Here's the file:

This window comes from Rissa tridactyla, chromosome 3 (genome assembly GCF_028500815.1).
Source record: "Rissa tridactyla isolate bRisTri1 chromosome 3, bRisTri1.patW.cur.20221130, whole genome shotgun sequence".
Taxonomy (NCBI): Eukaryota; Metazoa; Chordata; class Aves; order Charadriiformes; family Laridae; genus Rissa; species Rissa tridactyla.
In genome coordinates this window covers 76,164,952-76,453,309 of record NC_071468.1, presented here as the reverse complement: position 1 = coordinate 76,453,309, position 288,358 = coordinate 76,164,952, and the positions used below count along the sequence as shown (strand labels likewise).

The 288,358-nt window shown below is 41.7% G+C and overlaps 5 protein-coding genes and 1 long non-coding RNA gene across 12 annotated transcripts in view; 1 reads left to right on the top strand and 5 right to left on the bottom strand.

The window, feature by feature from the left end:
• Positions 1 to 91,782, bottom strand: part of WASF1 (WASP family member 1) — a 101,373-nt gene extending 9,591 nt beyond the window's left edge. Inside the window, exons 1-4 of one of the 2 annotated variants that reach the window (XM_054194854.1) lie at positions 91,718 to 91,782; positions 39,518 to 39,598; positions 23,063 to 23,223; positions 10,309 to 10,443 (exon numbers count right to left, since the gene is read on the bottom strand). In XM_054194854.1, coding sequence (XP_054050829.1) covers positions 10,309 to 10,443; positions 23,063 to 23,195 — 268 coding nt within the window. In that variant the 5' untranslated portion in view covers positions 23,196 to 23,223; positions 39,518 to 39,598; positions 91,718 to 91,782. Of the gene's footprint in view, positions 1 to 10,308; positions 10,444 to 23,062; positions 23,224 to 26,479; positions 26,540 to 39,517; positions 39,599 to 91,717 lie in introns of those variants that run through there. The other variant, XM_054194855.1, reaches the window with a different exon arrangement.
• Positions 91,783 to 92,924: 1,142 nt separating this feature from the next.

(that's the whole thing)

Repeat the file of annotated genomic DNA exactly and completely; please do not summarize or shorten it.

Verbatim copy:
This window comes from Rissa tridactyla, chromosome 3 (genome assembly GCF_028500815.1).
Source record: "Rissa tridactyla isolate bRisTri1 chromosome 3, bRisTri1.patW.cur.20221130, whole genome shotgun sequence".
Taxonomy (NCBI): Eukaryota; Metazoa; Chordata; class Aves; order Charadriiformes; family Laridae; genus Rissa; species Rissa tridactyla.
In genome coordinates this window covers 76,164,952-76,453,309 of record NC_071468.1, presented here as the reverse complement: position 1 = coordinate 76,453,309, position 288,358 = coordinate 76,164,952, and the positions used below count along the sequence as shown (strand labels likewise).

The 288,358-nt window shown below is 41.7% G+C and overlaps 5 protein-coding genes and 1 long non-coding RNA gene across 12 annotated transcripts in view; 1 reads left to right on the top strand and 5 right to left on the bottom strand.

The window, feature by feature from the left end:
• Positions 1 to 91,782, bottom strand: part of WASF1 (WASP family member 1) — a 101,373-nt gene extending 9,591 nt beyond the window's left edge. Inside the window, exons 1-4 of one of the 2 annotated variants that reach the window (XM_054194854.1) lie at positions 91,718 to 91,782; positions 39,518 to 39,598; positions 23,063 to 23,223; positions 10,309 to 10,443 (exon numbers count right to left, since the gene is read on the bottom strand). In XM_054194854.1, coding sequence (XP_054050829.1) covers positions 10,309 to 10,443; positions 23,063 to 23,195 — 268 coding nt within the window. In that variant the 5' untranslated portion in view covers positions 23,196 to 23,223; positions 39,518 to 39,598; positions 91,718 to 91,782. Of the gene's footprint in view, positions 1 to 10,308; positions 10,444 to 23,062; positions 23,224 to 26,479; positions 26,540 to 39,517; positions 39,599 to 91,717 lie in introns of those variants that run through there. The other variant, XM_054194855.1, reaches the window with a different exon arrangement.
• Positions 91,783 to 92,924: 1,142 nt separating this feature from the next.